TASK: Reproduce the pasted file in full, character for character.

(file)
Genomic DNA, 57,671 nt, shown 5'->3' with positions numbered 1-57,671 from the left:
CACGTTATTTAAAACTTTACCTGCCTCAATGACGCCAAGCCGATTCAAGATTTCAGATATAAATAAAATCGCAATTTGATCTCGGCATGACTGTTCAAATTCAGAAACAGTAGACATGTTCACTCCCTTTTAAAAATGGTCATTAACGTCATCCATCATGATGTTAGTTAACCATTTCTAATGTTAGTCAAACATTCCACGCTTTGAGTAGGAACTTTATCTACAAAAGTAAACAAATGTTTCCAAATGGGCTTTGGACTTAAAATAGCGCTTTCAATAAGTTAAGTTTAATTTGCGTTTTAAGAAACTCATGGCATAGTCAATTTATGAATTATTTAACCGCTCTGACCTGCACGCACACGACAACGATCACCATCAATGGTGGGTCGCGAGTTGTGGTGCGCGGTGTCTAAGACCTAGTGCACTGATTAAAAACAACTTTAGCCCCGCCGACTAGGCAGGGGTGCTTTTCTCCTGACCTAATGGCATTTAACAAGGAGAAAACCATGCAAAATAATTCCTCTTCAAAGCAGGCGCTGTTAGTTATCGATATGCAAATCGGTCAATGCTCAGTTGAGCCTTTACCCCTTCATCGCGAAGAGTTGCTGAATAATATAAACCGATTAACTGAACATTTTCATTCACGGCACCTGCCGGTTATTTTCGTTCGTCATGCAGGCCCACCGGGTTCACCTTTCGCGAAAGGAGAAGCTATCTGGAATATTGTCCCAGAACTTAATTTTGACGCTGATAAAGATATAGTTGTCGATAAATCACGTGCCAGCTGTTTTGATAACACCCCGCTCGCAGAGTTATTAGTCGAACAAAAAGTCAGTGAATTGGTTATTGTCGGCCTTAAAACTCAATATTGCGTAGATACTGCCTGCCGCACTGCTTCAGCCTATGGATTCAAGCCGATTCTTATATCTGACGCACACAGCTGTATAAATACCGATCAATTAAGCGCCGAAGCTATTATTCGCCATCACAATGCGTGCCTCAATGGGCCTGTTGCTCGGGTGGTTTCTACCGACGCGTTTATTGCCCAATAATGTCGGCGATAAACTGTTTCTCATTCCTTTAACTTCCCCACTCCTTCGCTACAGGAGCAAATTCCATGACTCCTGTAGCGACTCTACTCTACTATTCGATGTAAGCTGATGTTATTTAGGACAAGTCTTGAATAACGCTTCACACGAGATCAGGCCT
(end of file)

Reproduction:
Genomic DNA, 57,671 nt, shown 5'->3' with positions numbered 1-57,671 from the left:
CACGTTATTTAAAACTTTACCTGCCTCAATGACGCCAAGCCGATTCAAGATTTCAGATATAAATAAAATCGCAATTTGATCTCGGCATGACTGTTCAAATTCAGAAACAGTAGACATGTTCACTCCCTTTTAAAAATGGTCATTAACGTCATCCATCATGATGTTAGTTAACCATTTCTAATGTTAGTCAAACATTCCACGCTTTGAGTAGGAACTTTATCTACAAAAGTAAACAAATGTTTCCAAATGGGCTTTGGACTTAAAATAGCGCTTTCAATAAGTTAAGTTTAATTTGCGTTTTAAGAAACTCATGGCATAGTCAATTTATGAATTATTTAACCGCTCTGACCTGCACGCACACGACAACGATCACCATCAATGGTGGGTCGCGAGTTGTGGTGCGCGGTGTCTAAGACCTAGTGCACTGATTAAAAACAACTTTAGCCCCGCCGACTAGGCAGGGGTGCTTTTCTCCTGACCTAATGGCATTTAACAAGGAGAAAACCATGCAAAATAATTCCTCTTCAAAGCAGGCGCTGTTAGTTATCGATATGCAAATCGGTCAATGCTCAGTTGAGCCTTTACCCCTTCATCGCGAAGAGTTGCTGAATAATATAAACCGATTAACTGAACATTTTCATTCACGGCACCTGCCGGTTATTTTCGTTCGTCATGCAGGCCCACCGGGTTCACCTTTCGCGAAAGGAGAAGCTATCTGGAATATTGTCCCAGAACTTAATTTTGACGCTGATAAAGATATAGTTGTCGATAAATCACGTGCCAGCTGTTTTGATAACACCCCGCTCGCAGAGTTATTAGTCGAACAAAAAGTCAGTGAATTGGTTATTGTCGGCCTTAAAACTCAATATTGCGTAGATACTGCCTGCCGCACTGCTTCAGCCTATGGATTCAAGCCGATTCTTATATCTGACGCACACAGCTGTATAAATACCGATCAATTAAGCGCCGAAGCTATTATTCGCCATCACAATGCGTGCCTCAATGGGCCTGTTGCTCGGGTGGTTTCTACCGACGCGTTTATTGCCCAATAATGTCGGCGATAAACTGTTTCTCATTCCTTTAACTTCCCCACTCCTTCGCTACAGGAGCAAATTCCATGACTCCTGTAGCGACTCTACTCTACTATTCGATGTAAGCTGATGTTATTTAGGACAAGTCTTGAATAACGCTTCACACGAGATCAGGCCT